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Ancestors

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Ancestors

This article is about the concept of ancestry. For the website, see Ancestry.com. For the Scott Sigler novel, see Ancestor (novel). For the Masayuki Nagare art work, see Ancestor (sculpture). For the band, see Ancestors (band).

An ancestor or forebear is a parent or (recursively) the parent of an ancestor (i.e., a grandparent, great-grandparent, great-great-grandparent, and so forth). Ancestor is "any person from whom one is descended. In law the person from whom an estate has been inherited."[1]

Two individuals have a genetic relationship if one is the ancestor of the other, or if they share a common ancestor. In evolutionary theory, species which share an evolutionary ancestor are said to be of common descent. However, this concept of ancestry does not apply to some bacteria and other organisms capable of horizontal gene transfer.

Assuming that all of an individual's ancestors are otherwise unrelated to each other, that individual has 2n ancestors in the nth generation before him and a total of about 2g+1 ancestors in the g generations before him. In practice, however, it is clear that the vast majority of ancestors of humans (and indeed any other species) are multiply related (see Pedigree collapse). Consider n = 40: the human species is more than 40 generations old, yet the number 240, approximately 1012 or one trillion, dwarfs the number of humans that have ever lived.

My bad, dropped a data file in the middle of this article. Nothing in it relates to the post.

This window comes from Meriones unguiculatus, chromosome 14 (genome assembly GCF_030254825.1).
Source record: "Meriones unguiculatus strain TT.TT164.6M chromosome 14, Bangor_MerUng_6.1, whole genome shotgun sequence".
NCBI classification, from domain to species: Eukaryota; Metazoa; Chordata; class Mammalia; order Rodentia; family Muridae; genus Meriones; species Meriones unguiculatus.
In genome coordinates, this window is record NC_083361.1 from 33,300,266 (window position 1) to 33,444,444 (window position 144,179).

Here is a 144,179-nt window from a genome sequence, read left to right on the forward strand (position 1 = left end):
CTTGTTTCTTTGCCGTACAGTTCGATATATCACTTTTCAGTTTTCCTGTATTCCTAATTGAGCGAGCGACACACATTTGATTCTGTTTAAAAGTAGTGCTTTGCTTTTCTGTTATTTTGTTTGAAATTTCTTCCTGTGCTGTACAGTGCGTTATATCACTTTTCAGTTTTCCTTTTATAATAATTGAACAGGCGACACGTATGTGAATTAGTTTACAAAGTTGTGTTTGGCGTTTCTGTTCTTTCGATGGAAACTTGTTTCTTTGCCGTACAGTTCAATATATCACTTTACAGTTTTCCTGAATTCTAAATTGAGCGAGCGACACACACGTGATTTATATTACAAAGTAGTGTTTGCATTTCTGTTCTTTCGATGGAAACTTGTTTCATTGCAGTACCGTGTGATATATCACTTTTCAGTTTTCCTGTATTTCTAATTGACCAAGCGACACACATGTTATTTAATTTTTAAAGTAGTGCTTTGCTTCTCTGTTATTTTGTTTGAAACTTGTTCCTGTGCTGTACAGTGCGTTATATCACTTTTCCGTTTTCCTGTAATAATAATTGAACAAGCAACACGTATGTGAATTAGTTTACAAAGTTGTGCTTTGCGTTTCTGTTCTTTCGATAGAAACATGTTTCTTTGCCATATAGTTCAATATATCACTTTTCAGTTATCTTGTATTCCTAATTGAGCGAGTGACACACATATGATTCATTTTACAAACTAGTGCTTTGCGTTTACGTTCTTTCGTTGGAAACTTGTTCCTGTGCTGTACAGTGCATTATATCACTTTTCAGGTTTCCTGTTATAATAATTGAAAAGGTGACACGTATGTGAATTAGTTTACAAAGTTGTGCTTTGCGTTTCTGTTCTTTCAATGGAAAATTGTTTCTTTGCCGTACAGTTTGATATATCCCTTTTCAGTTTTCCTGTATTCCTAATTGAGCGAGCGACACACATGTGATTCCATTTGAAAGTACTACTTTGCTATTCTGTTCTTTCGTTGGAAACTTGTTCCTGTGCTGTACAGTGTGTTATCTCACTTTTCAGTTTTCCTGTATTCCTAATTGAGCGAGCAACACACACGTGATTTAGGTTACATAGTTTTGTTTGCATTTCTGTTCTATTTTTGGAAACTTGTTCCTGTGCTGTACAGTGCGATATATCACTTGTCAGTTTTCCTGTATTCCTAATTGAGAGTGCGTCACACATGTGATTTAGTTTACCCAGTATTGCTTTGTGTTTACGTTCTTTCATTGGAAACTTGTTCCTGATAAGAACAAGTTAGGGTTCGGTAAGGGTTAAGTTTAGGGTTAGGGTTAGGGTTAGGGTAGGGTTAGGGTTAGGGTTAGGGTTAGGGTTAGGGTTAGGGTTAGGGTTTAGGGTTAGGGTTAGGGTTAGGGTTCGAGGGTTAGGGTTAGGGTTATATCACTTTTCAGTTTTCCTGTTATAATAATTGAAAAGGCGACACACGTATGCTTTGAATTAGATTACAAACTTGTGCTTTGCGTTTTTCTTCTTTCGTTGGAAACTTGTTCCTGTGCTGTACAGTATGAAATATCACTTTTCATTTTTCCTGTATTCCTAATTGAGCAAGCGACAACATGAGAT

Ignoring the possibility of other inter-relationships (even distant ones) among ancestors, an individual has a total of 2046 ancestors up to the 10th generation, 1024 of which are 10th generation ancestors. With the same assumption, any given person has over a billion 30th generation ancestors (who lived roughly 1000 years ago) and this theoretical number increases past the estimated total population of the world in around AD 1000. (All of these ancestors will have contributed to one's autosomal DNA is concerned: this excludes Y-chromosomal DNA and mitochondrial DNA.)

Some cultures confer reverence to ancestors, both living and dead; in contrast, some more youth-oriented cultural contexts display less veneration of elders. In other cultural contexts, some people seek providence from their deceased ancestors; this practice is sometimes known as ancestor worship or, more accurately, ancestor veneration.

See also

Notes

External links

  • United States Census Bureau
  • Template:Sister-inline
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